We recently have introduced the term vasculogenic mimicry to describe the unique ability of aggressive melanoma tumor cells to form tubular structures and patterned networks in three-dimensional culture, which "mimics" embryonic vasculogenic networks formed by differentiating endothelial cells. In the current study, we address the biological significance of several endothelial-associated molecules (revealed by microarray analysis) with respect to expression and function in highly aggressive and poorly aggressive human cutaneous melanoma cell lines (established from the same patient). In a comparative analysis, CD31 was not expressed by any of the melanoma cell lines, whereas TIE-1 (tyrosine kinase with Ig and epidermal growth factor homology domains-1) was strongly expressed in the highly aggressive tumor cells with a low level of expression in one of the poorly aggressive cell lines. Vascular endothelial (VE)-cadherin was exclusively expressed by highly aggressive melanoma cells and was undetectable in the poorly aggressive tumor cells, suggesting the possibility of a vasculogenic switch. Down-regulation of VE-cadherin expression in the aggressive melanoma cells abrogated their ability to form vasculogenic networks and directly tested the hypothesis that VE-cadherin is critical in melanoma vasculogenic mimicry. These results highlight the plasticity of aggressive melanoma cells and call into question their possible genetic reversion to an embryonic phenotype. This finding could pose a significant clinical challenge in targeting tumor cells that may masquerade as circulating endothelial cells or other embryonic-like stem cells.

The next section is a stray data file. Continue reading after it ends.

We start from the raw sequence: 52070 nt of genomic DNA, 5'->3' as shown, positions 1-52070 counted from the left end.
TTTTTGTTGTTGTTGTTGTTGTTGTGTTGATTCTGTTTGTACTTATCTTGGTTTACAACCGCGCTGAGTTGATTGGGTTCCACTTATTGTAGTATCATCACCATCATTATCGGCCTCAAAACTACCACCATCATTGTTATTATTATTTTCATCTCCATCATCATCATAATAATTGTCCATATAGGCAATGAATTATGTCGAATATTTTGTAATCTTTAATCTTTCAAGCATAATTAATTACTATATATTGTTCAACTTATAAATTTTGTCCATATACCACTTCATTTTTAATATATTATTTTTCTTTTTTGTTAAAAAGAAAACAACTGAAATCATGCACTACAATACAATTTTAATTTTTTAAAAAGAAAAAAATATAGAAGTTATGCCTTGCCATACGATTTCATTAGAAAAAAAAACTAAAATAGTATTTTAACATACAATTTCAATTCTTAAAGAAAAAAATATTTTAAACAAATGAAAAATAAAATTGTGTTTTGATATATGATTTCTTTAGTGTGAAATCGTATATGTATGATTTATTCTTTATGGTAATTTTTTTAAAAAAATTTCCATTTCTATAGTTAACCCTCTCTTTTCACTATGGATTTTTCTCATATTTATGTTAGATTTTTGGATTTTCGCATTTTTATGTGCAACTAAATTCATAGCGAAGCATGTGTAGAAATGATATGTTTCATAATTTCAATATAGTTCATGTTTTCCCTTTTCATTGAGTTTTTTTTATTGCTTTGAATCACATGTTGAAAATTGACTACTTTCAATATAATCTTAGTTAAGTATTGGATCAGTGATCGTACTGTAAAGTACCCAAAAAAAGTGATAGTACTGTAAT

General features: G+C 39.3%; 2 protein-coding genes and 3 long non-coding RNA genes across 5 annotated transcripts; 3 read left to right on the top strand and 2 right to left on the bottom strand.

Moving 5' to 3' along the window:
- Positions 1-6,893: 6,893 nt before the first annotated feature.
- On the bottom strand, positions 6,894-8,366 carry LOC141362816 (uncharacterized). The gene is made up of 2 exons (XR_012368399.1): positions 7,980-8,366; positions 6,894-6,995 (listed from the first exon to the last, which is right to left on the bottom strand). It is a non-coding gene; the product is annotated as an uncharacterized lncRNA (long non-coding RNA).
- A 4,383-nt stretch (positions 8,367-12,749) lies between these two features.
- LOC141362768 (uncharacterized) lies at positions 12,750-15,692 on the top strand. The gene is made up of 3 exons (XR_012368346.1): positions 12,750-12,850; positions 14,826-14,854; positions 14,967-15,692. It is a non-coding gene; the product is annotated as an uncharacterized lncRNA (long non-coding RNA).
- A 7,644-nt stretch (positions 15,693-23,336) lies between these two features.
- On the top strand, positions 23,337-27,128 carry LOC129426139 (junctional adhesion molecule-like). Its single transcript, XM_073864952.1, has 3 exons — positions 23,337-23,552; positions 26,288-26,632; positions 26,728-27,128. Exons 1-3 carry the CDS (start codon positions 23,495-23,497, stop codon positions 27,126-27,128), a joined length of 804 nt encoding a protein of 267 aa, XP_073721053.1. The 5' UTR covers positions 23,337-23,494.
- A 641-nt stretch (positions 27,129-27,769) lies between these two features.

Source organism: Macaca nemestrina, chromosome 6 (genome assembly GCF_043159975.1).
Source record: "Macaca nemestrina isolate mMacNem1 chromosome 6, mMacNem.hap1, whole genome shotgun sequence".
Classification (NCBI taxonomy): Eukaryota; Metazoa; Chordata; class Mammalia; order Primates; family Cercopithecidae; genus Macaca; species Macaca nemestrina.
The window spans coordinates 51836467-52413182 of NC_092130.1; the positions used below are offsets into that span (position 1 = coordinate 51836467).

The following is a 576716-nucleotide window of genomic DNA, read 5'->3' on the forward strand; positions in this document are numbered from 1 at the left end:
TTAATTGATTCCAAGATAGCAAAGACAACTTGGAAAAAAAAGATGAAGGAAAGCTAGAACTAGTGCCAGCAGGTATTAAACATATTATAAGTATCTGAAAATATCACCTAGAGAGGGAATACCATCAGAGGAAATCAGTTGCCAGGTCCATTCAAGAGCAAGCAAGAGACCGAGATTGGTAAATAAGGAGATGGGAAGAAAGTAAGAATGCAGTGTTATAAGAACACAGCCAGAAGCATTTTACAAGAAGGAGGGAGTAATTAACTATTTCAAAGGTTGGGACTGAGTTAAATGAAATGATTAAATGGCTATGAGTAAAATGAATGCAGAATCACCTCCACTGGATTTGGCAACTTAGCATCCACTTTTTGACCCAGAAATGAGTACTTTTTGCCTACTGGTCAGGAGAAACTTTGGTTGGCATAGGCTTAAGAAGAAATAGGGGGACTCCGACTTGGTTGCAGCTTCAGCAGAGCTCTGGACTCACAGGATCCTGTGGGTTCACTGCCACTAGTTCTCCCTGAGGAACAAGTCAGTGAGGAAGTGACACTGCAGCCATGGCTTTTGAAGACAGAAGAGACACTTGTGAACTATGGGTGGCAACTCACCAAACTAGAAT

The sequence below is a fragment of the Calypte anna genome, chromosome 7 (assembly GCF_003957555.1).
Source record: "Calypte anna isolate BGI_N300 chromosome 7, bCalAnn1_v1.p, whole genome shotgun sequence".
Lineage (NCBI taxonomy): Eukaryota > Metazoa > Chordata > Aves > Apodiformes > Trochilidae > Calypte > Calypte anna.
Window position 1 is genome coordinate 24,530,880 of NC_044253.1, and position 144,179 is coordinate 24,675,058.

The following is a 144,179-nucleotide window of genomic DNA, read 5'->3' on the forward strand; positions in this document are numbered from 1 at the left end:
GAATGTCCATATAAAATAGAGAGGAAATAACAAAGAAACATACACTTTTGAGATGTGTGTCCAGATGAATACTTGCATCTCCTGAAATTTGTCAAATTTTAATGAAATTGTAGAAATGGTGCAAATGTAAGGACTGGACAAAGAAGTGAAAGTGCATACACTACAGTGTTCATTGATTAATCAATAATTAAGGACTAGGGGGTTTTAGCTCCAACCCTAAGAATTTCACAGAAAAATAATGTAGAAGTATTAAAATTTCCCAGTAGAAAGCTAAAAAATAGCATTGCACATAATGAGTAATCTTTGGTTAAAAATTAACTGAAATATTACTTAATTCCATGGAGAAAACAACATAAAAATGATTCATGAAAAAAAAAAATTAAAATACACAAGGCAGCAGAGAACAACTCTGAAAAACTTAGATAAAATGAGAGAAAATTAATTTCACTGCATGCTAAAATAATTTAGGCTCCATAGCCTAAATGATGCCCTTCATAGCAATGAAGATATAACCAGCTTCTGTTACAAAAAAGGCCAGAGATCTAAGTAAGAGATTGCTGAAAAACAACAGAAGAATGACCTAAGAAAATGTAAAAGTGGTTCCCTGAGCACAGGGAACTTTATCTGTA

|Original language||English (US)|
|Number of pages||6|
|Journal||Proceedings of the National Academy of Sciences of the United States of America|
|State||Published - 2001|
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